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I am developing an Android app to support both En/Ar. But I faced a problem that if the user changes from En to Ar the alignment of the user interface must turns from "left to right" to "right to left".

Example: (TextView)(EditText) this is in En

But in Ar it should be: (EditText)(TextView).

Is there a way to do this without creating two different layouts or two different versions?

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Don't forget to click the check-mark next to the solution you that accept as the answer for your question. – Jake Wilson Mar 13 '12 at 21:44

3 Answers 3

up vote 9 down vote accepted

Why can't this be done with two layouts (you never said why this is not desireable)? As described by the Android Developers documentation

A large part of localizing an application is providing alternative text for different languages. In some cases you will also provide alternative graphics, sounds, layouts, and other locale-specific resources.

An application can specify many res// directories, each with different qualifiers. To create an alternative resource for a different locale, you use a qualifier that specifies a language or a language-region combination.


So in your case create res/layout-ar then copy your existing layout into this folder and then simply swap them round. Simple, follows best practices and is easy to do. This also makes any further localisation changes easier going forward without having to write more code.

If you were to write code you are going to need to find the default language of the device and then swap the Views based on this. You can get the language by:


See this question for more detail: Get the current language in device

On a final personal note: I think the former is a much better separation of concerns, as the code provides logic and the XML layouts actually control the layout (with Android selecting the right resources automagically for you without having to write any more code).

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+1 for different layouts per locale. Also, if you are concerned about trying to maintain multiple versions of the same layout, consider researching Layout Including:… – Jake Wilson Mar 13 '12 at 20:49
@Jakobud speaks total sense (slightly irritated that I forgot about that) - well played sir! – Graham Smith Mar 13 '12 at 20:58
Maintaining an entire project of layouts in duplicate is a nightmare! In even one of my small app's I'm using 20-30 layout files. For every bug or functional update using duplicate layout doubles the amount of work I have to do - this may be the best option but it's certainly not a good one. – Graeme May 28 '13 at 9:10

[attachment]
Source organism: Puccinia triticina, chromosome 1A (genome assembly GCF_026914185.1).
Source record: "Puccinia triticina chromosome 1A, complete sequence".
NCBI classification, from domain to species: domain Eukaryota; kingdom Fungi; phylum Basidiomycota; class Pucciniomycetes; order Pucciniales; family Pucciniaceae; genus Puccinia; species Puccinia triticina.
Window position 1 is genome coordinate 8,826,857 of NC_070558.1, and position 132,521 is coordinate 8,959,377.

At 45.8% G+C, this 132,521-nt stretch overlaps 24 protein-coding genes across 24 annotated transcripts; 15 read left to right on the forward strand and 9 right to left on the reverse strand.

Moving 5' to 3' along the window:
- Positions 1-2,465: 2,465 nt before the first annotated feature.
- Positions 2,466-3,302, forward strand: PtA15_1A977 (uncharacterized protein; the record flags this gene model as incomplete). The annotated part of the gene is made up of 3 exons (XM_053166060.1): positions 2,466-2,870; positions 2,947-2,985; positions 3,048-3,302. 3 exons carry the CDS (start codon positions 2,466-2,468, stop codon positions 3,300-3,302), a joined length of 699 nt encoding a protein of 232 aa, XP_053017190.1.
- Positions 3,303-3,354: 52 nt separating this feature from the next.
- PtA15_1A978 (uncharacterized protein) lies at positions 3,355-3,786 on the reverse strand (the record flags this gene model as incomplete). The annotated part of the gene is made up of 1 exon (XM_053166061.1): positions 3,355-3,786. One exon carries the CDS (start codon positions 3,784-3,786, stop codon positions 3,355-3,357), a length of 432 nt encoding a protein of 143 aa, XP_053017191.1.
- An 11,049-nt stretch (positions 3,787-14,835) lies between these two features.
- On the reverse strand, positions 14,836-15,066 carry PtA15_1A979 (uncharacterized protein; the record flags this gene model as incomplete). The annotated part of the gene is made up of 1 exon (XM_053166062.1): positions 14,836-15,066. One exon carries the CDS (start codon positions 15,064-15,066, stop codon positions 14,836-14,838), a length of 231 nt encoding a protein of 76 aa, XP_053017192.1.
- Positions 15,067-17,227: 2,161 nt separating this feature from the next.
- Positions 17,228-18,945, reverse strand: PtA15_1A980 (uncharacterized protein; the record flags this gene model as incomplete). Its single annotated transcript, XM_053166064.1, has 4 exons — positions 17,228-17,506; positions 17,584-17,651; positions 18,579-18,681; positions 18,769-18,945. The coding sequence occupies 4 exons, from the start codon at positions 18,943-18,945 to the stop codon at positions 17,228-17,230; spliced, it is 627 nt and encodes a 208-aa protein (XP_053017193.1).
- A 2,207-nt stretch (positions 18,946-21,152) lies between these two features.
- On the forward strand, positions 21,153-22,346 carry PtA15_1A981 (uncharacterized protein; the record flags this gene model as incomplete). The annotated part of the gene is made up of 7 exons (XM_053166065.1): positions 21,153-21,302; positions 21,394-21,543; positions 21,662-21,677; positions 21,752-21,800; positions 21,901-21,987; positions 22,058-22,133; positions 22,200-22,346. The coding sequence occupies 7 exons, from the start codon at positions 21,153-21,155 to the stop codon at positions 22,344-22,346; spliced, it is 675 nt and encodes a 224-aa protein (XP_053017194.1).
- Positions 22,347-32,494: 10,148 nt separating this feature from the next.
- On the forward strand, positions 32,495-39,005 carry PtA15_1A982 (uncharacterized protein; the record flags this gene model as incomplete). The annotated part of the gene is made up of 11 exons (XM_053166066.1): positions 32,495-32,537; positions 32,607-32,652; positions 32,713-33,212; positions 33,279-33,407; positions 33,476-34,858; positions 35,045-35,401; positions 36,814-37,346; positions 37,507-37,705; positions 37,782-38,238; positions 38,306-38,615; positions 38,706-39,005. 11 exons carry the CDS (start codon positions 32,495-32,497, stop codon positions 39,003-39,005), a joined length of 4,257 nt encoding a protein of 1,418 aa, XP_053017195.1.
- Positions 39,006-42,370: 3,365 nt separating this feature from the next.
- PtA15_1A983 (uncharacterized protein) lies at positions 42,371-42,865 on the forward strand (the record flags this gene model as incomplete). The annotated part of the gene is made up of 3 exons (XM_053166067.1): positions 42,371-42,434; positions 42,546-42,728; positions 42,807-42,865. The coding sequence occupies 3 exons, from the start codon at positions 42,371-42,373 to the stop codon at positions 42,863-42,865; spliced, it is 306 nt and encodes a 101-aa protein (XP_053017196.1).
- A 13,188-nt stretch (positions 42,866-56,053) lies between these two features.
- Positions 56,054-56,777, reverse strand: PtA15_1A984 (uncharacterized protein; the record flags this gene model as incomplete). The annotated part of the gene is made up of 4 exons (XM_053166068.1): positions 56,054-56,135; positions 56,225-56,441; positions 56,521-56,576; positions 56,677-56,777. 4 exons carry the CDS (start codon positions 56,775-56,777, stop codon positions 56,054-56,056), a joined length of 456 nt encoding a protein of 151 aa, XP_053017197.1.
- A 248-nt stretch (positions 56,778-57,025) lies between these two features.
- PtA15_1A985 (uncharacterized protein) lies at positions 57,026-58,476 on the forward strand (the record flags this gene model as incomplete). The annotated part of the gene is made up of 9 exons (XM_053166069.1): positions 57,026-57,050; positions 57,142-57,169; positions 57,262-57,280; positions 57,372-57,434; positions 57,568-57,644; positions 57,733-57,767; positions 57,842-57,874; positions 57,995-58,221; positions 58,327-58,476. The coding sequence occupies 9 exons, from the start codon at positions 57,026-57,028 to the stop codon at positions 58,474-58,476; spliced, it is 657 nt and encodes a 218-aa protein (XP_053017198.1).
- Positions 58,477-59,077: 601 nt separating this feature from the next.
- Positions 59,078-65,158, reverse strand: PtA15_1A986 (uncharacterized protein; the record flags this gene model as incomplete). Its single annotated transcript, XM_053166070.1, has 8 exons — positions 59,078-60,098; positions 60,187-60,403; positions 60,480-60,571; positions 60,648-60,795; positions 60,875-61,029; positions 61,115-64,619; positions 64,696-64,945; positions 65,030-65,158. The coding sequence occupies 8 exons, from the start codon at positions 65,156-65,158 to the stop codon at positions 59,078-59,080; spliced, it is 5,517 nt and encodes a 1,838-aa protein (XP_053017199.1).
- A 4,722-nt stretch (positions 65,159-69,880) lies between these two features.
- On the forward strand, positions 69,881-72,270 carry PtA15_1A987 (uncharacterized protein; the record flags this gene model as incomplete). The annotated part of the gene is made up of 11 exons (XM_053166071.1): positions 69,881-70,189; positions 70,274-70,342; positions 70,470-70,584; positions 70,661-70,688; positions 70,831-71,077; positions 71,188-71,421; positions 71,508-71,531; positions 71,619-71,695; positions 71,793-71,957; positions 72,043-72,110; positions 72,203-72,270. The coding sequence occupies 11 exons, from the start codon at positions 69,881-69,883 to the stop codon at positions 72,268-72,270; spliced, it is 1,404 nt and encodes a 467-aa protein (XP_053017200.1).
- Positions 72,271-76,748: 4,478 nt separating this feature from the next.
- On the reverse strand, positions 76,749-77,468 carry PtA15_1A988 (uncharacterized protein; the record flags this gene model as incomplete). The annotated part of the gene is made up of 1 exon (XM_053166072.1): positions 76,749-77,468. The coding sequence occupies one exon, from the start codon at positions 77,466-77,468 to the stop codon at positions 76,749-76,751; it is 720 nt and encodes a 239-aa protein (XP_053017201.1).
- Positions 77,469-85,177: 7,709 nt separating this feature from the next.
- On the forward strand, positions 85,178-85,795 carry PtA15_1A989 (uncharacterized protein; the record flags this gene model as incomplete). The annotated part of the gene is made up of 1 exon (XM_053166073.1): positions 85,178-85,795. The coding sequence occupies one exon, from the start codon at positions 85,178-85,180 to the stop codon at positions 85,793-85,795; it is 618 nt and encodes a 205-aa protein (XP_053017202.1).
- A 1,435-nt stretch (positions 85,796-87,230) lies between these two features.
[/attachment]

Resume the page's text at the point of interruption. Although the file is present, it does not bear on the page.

@Graeme So you downvoted the answer because you don't like the way Android deals with this? You could use includes like Jakobud describes. We have some major apps out there that are quite large and we don't suffer from what you describe. – Graham Smith May 29 '13 at 2:34
Downvoted because suggesting to duplicate everything is a bad idea -especially with suggestions of it being "easy". – Graeme May 29 '13 at 8:10

Why not just make the TextView above the EditText?

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Where possible it might be necessary to design your layout to be left/right independent in order to avoid having to duplicate - this seems like a pretty reasonable answer. – Graeme May 28 '13 at 9:11

I've tried to take some of the horror out of this by creating a set of custom LabeledView components (for Form components such as CheckBox, EditText and Spinners). These views (such as LabledEditText) inflates a region-specific layout and implements the bare minimum of calls in order to act as a facade (EditText in this case).

res/layout/component_labeled_view.xml - [TextView][EditText]
res/layout-ar/component_labeled_view.xml - [EditText][TextView]

The View class itself contains:

public LabeledEditText(Context context, AttributeSet attrs) {
    super(context, attrs);  
    LayoutInflater inflator = LayoutInflater.from(context);

    mContainer      = inflator.inflate(R.layout.component_labeled_edittext, null);      
    mValueView      = (EditText) mContainer.findViewById(;
    mLabelTextView  = (TextView) mContainer.findViewById(;


public Editable getText() { 
    return ((EditText)mValueView).getText();

public void setText(String text) {  

public void addTextChangedListener(TextWatcher watcher) {   

This should at least cut down any duplication as you should now be able to reference the LabeledEditText view rather than an TextView and EditText combo.

In my implementation which I haven't fully shown I've gone a step further and created an abstract LabeledView class which uses some custom attributes allowing me to customise both label and value in specific situations (see the align(attrs); line of code). Depending on how big your app is you might want to try something similar?

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